All four school districts answered Lifespan's complaints and denied having any duty to pay Lifespan for the amounts allegedly due. They moved for judgment on the pleadings to dismiss Lifespan's contracts claims on jurisdictional grounds, arguing that Lifespan could seek review of their decisions only by filing a writ of certiorari in the court of appeals. The Anoka–Hennepin and St. Paul districts also moved for judgment on the pleadings to dismiss Lifespan's statutory claims on the merits. The district court granted the school districts' motions and dismissed all of Lifespan's claims with prejudice. It concluded that it lacked subject-matter jurisdiction over Lifespan's contract claims and that Lifespan's statutory claims were meritless because the cited statutes do not apply to school districts and because the school districts are immune. Lifespan appeals.
I. Did the district court have subject-matter jurisdiction over Lifespan's contract claims?
II. Did the district court properly dismiss Lifespan's statutory claims for failure to state a claim upon which relief can be granted?
The district court dismissed Lifespan's contract claims for lack of subject-matter jurisdiction because it deemed those claims to challenge the school districts' quasi-judicial decisions. A party wishing to challenge a municipal decision must choose the right forum. If the municipal decision is legislative, the party can sue in the district court. Dead Lake Ass'n, Inc. v. Otter Tail Cnty., 695 N.W.2d 129, 134 (Minn.2005). But if the decision is quasi-judicial, the district court lacks jurisdiction and a proper challenge begins by a writ of certiorari to the court of appeals. Cnty. of Wash. v. City of Oak Park Heights, 818 N.W.2d 533, 539 (Minn.2012). This distinction respects the constitutional separation of powers. Id. at 538. Certiorari is faster and less intrusive than de novo review and therefore more appropriate when courts are asked to analyze quasi-judicial municipal decisions. Dietz v. Dodge Cnty., 487 N.W.2d 237, 239 (Minn.1992). Municipal bodies exercise executive power, and the limits of certiorari review prevent the judiciary from impermissibly encroaching on those powers. Cnty. of Wash., 818 N.W.2d at 538–39. We apply the same framework to the decisions of school districts. See Citizens Concerned for Kids v. Yellow Med. E. Indep. Sch. Dist. No. 2190, 703 N.W.2d 582, 587 (Minn.App.2005) (concluding that certiorari review was unavailable because school district's decision to reassign grades is administrative, not quasi-judicial).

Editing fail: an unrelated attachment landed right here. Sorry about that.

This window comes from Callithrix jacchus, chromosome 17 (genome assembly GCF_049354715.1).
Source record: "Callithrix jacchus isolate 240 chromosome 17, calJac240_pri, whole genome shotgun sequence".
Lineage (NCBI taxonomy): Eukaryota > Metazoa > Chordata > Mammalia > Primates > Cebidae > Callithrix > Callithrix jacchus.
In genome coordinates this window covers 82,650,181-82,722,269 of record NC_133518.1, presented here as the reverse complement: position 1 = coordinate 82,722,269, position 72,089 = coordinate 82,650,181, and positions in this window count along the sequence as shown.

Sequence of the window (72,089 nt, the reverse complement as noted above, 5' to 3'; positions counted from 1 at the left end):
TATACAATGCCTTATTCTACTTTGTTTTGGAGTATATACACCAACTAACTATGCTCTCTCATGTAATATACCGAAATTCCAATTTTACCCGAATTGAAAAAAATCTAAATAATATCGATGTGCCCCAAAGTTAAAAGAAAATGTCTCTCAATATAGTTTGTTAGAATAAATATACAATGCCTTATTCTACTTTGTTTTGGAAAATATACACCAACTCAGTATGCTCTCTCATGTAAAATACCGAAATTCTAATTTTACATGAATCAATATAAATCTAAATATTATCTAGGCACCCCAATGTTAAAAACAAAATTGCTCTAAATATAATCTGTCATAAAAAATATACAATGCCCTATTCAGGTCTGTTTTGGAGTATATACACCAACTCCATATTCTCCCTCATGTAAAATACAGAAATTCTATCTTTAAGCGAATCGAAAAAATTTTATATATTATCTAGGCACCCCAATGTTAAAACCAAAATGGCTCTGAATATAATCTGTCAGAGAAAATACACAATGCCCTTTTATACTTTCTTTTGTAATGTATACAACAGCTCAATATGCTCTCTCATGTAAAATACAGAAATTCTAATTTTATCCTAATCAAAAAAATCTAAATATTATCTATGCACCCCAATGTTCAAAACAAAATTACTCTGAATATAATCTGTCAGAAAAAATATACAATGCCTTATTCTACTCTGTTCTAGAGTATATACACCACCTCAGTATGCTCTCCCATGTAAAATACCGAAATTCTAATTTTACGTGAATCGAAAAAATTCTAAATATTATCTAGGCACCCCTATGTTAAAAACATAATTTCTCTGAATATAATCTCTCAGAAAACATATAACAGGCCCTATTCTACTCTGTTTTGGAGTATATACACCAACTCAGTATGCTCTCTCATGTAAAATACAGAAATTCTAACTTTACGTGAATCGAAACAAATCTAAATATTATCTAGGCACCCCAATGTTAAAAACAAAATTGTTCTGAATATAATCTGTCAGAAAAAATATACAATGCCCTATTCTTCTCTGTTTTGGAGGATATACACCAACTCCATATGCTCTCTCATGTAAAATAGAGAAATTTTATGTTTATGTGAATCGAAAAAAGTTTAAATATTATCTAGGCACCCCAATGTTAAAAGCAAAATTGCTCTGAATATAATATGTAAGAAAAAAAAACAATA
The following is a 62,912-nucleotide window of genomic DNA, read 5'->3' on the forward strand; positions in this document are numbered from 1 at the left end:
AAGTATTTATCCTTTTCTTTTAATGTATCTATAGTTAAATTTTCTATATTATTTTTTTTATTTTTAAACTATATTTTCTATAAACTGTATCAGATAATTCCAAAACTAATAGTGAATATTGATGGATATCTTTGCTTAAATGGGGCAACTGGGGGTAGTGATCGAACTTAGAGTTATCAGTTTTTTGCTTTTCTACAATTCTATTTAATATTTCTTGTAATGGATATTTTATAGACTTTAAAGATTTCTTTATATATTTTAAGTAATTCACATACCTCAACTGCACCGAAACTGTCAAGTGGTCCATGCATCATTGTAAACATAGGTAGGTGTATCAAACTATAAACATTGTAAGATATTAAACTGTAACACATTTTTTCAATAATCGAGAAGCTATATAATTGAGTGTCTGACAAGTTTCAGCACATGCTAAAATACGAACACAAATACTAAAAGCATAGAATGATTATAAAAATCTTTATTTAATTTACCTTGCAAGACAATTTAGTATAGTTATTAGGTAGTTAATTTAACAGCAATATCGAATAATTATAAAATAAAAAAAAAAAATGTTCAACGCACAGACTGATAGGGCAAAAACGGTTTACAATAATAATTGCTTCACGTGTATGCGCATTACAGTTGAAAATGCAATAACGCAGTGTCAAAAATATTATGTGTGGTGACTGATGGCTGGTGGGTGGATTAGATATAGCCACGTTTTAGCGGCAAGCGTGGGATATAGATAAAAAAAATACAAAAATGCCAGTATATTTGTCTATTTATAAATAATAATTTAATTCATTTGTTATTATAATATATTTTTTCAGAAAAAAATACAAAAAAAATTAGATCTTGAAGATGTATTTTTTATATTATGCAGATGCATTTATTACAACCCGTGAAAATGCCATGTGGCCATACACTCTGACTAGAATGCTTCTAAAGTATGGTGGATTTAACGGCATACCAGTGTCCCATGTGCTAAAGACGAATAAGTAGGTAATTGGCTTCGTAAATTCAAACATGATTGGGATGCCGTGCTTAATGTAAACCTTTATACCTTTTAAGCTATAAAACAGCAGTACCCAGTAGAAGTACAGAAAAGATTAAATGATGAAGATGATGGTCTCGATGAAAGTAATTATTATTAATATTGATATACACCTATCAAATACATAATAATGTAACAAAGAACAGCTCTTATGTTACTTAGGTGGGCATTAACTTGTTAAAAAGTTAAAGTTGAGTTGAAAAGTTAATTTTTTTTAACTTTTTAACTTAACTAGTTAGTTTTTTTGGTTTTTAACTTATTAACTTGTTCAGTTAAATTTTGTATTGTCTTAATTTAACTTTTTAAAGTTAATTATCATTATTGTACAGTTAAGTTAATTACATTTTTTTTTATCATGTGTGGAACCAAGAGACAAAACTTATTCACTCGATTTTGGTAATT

To help distinguish quasi-judicial decisions (reviewable only on certiorari in the court of appeals) from legislative decisions (reviewable de novo in the district court), the supreme court has identified “three indicia of quasi-judicial actions.” Minn. Ctr. for Envtl. Advocacy v. Metro. Council, 587 N.W.2d 838, 842 (Minn.1999). They are “(1) investigation into a disputed claim and weighing of evidentiary facts; (2) application of those facts to a prescribed standard; and (3) a binding decision regarding the disputed claim.” Id. If any of these elements is absent, the decision is not quasi-judicial and must be challenged in the district court. Citizens Concerned for Kids, 703 N.W.2d at 585.
In a well written and thoroughly analyzed order, the district court dismissed Lifespan's contract claims because it concluded that they involve quasi-judicial decisions by the school districts and therefore certiorari was Lifespan's exclusive recourse. When dismissal rests on a lack of subject-matter jurisdiction, we review de novo. Cnty. of Wash., 818 N.W.2d at 538. We disagree with the district court's conclusion that it lacked subject-matter jurisdiction over Lifespan's contract claims in their entirety. Lifespan partially complained that the school districts improperly failed to pay for services that Lifespan had already rendered and for which the contracts require payment. These are ordinary breach-of-contract claims, like those our appellate courts have considered without any apparent concern about jurisdiction. See, e.g., Savela v. City of Duluth, 806 N.W.2d 793, 796–800 (Minn.2011) (determining meaning of phrase in multiple collective-bargaining contracts between city and its employees); McDonough v. City of Rosemount, 503 N.W.2d 493, 495–97 (Minn.App .1993) (reviewing summary judgment decision of district court in breach-of-contract dispute between city and landowner), review denied (Minn. Sept. 10, 1993).